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Sun Microsystems

+ - Sun Enters the Commodity Silicon Business->

Samrobb writes: According to Sun Microsystems CEO Jonathan Schwartz, Sun has decided to release its UltraSPARC T2 processor under the GPL. According to Schwartz, "We're announcing the fastest microprocessor we've ever shipped this week — delivering 89.6 Ghz of parallel computing power on a single chip — running standard Java applications and open source OS's. Simultaneously, we've said we're entering the commodity marketplace, and opening the chip up to our competition... To add fuel to the fire, the blueprints for our UltraSPARC T2... the core design files and test suites, will be available to the open source community, via its most popular license: the GPL."
Link to Original Source

+ - NVIDIA Premieres "The Plush Life"->

bigwophh writes: "To showcase the advanced rendering features of NVIDIA's Gelato GPU-accelerated rendering software, Timothy Heath and his team from the NVIDIA Digital Film Group put together a short film dubbed "The Plush Life" featuring Lundo and Flint, two plush characters with a penchant for joyriding in their 1969 Buick Electra. The Plush Life is the first release in a planned series of animated short films created with Gelato using some of its more advanced features like subsurface scattering, depth-of-shadows, and a new shader technology used to create the velvety appearance of the "Flint" character. HotHardware has more information regarding the short film and an array of impressive screenshots that are as good as any animated feature film released to date."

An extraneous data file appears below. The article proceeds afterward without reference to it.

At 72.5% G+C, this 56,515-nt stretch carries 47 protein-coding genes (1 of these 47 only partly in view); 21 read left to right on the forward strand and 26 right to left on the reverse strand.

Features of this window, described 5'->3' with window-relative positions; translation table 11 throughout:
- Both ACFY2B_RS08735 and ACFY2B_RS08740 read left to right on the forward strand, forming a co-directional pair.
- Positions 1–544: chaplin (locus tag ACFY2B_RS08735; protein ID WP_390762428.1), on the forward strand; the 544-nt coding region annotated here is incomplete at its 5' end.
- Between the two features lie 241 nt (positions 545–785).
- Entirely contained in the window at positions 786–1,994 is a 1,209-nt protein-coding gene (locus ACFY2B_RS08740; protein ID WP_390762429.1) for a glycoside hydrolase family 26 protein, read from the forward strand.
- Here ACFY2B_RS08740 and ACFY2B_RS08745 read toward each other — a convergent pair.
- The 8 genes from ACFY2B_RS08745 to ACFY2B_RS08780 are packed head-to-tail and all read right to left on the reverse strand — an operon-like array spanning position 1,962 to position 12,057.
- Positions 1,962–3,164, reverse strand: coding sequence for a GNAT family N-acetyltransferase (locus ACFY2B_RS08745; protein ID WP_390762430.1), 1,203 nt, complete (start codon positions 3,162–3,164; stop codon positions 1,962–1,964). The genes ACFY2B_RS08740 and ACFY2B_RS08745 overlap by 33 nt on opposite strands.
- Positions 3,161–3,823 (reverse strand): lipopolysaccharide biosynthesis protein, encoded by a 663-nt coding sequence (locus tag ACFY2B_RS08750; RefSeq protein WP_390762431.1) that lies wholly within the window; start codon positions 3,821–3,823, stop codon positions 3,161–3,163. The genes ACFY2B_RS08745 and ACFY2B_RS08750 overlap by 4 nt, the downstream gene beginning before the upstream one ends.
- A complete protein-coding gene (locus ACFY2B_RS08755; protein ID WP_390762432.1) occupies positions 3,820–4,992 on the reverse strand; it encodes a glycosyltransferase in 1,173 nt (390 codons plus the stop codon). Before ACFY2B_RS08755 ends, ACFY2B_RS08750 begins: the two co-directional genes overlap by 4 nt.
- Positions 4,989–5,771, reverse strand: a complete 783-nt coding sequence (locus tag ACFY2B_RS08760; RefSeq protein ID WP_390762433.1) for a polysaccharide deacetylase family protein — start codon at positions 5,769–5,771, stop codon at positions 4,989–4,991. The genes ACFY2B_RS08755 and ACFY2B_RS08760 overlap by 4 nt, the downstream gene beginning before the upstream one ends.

Link to Original Source

+ - Blu-ray Disc Among Top Selling DVDs at Amazon

An anonymous reader writes: In a milestone for the next-gen disc format, the Blu-ray edition of 'Casino Royale' cracked the top ten on Amazon's DVD top sellers list upon its release Tuesday, peaking late in the evening at #8. Of course, the two-disc standard-def DVD still topped the chart at #1, but a strong showing for Blu-ray regardless.

+ - The future of packaging software in Linux

michuk writes: "There are currently at least five popular ways of installing software in GNU/Linux. None of them is widely accepted throughout the popular distibutions. This situation is not a problem for experienced users — they can make decisions themselves. However, for a newcomer in the GNU/Linux world, installing new software is always pretty confusing. The article tries to sum up some of the recent efforts to fix this problem and examine the possible future of packaging software in GNU/Linux."

A language that doesn't affect the way you think about programming is not worth knowing.